within which all species coexist, the greater the
feasibility domain, and in turn the greater the
structural stability of the system.
Network architecture and
To investigate the extent to which network
architecture modulates the structural stability of
mutualistic systems, we explored the combination of alternative network architectures (
combinations of nestedness, mutualistic strength, and
mutualistic trade-off) and their corresponding
To explore these combinations, for each observed mutualistic network (table S1) we obtained 250 different model-generated nested
architectures by using an exhaustive resampling
model (46) that preserves the number of species
and the expected number of interactions (45).
Theoretically, nestedness ranges from 0 to 1 (42).
However, if one imposes architectural constraints
such as preserving the number of species and
interactions, the effective range of nestedness
that the network can exhibit may be smaller (45).
Additionally, each individual model-generated
nested architecture is combined with different
levels of mutualistic trade-off d and mutualistic
strength g0. For the mutualistic trade-off, we explored values d ∈ [0, ..., 1.5] with steps of 0.05 that
allow us to explore sublinear, linear, and super-linear trade-offs. The case d = 0 is equivalent to
the soft mean field approximation studied in (6).
For each combination of network of interactions
and mutualistic trade-off, there is a specific critical value gr 0 in the level of mutualism strength
g0 up to which any feasible equilibrium is globally stable. This critical value gr 0 is dependent on
the mutualistic trade-off and nestedness. However,
the mean mutualistic strength g ¼ 〈gij〉 shows no
pattern as a function of mutualistic trade-off and
nestedness (45). Therefore, we explored values of
g0 ∈ ½0; :::;gr 0; with steps of 0.05 and calculated
the new generated mean mutualistic strengths.
This produced a total of 250 × 589 different network architectures (nestedness, mutualistic trade-off, and mean mutualistic strength) for each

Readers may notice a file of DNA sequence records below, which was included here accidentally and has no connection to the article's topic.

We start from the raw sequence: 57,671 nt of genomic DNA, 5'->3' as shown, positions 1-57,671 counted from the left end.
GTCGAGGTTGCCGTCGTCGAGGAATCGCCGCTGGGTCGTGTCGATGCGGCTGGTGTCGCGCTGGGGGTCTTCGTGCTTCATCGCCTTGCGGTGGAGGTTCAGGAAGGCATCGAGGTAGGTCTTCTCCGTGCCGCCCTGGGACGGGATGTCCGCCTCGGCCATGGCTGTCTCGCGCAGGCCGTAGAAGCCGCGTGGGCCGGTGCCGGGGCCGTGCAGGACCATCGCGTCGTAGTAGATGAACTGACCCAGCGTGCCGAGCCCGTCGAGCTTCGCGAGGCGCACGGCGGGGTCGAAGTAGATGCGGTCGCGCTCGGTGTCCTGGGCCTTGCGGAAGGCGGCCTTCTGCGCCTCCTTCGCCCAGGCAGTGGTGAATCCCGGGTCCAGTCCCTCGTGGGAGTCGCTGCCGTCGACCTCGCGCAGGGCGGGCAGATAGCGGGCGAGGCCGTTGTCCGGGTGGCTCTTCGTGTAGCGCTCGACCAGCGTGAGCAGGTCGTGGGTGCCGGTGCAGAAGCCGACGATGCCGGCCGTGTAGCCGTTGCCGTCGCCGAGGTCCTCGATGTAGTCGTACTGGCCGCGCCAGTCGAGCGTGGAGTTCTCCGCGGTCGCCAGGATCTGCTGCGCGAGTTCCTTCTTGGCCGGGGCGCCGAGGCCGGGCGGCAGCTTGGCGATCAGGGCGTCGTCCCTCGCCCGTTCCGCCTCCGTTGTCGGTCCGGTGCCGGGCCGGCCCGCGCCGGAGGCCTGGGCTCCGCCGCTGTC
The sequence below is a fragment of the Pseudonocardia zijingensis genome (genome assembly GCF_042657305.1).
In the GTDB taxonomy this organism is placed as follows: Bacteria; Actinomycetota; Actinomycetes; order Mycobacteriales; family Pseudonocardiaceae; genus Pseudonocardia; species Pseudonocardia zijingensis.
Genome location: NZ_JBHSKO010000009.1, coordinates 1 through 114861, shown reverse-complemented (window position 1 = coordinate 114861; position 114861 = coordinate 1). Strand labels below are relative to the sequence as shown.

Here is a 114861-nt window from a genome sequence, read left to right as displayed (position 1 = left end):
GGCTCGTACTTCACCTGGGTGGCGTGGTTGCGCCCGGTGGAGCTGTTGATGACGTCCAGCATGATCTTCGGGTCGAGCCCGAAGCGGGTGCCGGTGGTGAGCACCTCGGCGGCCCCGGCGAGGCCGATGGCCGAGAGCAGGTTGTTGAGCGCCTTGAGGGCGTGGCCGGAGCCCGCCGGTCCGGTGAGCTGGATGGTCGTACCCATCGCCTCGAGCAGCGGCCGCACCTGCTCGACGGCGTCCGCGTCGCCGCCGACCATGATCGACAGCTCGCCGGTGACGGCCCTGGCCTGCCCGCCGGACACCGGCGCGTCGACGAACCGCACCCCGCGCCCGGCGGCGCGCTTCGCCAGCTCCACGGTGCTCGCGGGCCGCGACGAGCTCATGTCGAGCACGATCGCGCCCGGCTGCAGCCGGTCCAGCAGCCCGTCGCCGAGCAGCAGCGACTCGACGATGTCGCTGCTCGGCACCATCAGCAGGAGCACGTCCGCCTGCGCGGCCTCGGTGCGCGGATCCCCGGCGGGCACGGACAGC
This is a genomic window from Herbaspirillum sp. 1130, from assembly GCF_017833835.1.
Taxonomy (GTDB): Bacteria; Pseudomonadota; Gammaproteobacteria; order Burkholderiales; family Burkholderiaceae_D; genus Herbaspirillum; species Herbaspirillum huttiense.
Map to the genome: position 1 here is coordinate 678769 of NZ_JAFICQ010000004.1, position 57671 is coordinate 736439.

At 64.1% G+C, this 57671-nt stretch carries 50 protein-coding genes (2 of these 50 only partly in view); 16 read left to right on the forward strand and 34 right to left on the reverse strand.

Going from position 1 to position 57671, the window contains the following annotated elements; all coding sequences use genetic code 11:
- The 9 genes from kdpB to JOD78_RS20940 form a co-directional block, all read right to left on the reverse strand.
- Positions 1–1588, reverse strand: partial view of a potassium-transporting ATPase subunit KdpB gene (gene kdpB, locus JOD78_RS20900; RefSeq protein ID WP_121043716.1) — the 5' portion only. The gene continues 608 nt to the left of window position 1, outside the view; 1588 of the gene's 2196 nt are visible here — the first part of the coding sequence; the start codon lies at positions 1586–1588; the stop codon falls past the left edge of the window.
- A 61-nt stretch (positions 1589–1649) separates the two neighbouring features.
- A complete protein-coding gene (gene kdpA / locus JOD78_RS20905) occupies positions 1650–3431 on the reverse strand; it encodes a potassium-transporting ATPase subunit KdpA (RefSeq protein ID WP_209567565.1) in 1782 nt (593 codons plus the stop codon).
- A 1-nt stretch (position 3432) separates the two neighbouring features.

observed mutualistic network.
We quantified how the structural stability (
feasibility domain) is modulated by these alternative
network architectures in the following way. First,
we computed the structural vectors of intrinsic
growth rates that grant the existence of a feasible
equilibrium of each alternative network architecture. Second, we introduced proportional random perturbations to the structural vectors of
intrinsic growth rates and measured the angle or
deviation (h(A), h(P)) between the structural vectors
and the perturbed vectors. Third, we simulated
species abundance using the mutualistic model
of (6) and the perturbed growth rates as intrinsic
growth rate parameter values (21). These deviations lead to parameter domains from all to a few
species surviving (Fig. 4).
Last, we quantified the extent to which network architecture modulates structural stability
by looking at the association of community persistence with network architecture parameters,
once taking into account the effect of intrinsic
growth rates. Specifically, we studied this association using the partial fitted values from a
binomial regression (47) of the fraction of surviving species on nestedness (N), mean mutualistic strength (g), and mutualistic trade-off (d),
while controlling for the deviations from the structural vectors of intrinsic growth rates (h(A), h(P)).
The full description of this binomial regression and
the calculation of partial fitted values are provided
in (48). These partial fitted values are the contribution of network architecture to the logit of the
probability of species persistence, and in turn,
these values are positively proportional to the size
of the feasibility domain.
We analyzed each observed mutualistic network
independently because network architecture is
constrained to the properties of each mutualistic
system (11). For a given pollination system lo-
cated in the KwaZulu-Natal region of South
Africa, the extent to which its network archi-
tecture modulates structural stability is shown in
Fig. 5. Specifically, the partial fitted values are
plotted as a function of network architecture. As
shown in Fig. 5A, not all architectural combina-
tions have the same structural stability. In par-
ticular, the architectures that maximize structural
stability (reddish/darker regions) correspond to
the following properties: (i) a maximal level of
nestedness, (ii) a small (sublinear) mutualistic
trade-off, and (iii) a high level of mutualistic
strength within the constraint of any feasible
solution being globally stable (49).
A similar pattern is present in all 23 observed
mutualistic networks (45). For instance, using
three different levels of interspecific competition
1253497-6 25 JULY 2014 • VOL 345 ISSUE 6195
Fig. 5. Structural stability in complex mutualistic systems. For an observed mutualistic system with 9
plants, 56 animals, and 103 mutualistic interactions located in the grassland asclepiads in South Africa
(table S1) (58), (A) corresponds to the effect—colored by partial fitted residuals—of the combination of
different architectural values (nestedness, mean mutualistic strength, and mutualistic trade-off) on the
domain of structural stability. The reddish/darker the color, the larger the parameter space that is
compatible with the stable coexistence of all species, and in turn the larger the domain of structural
stability. (B), (C), and (D) correspond to different slices of (A). Slice (B) corresponds to a mean mutualistic
strength of 0.21, slice (C) corresponds to the observed mutualistic trade-off, and slice (D) corresponds to
the observed nestedness. Solid lines correspond to the observed values of nestedness and mutualistic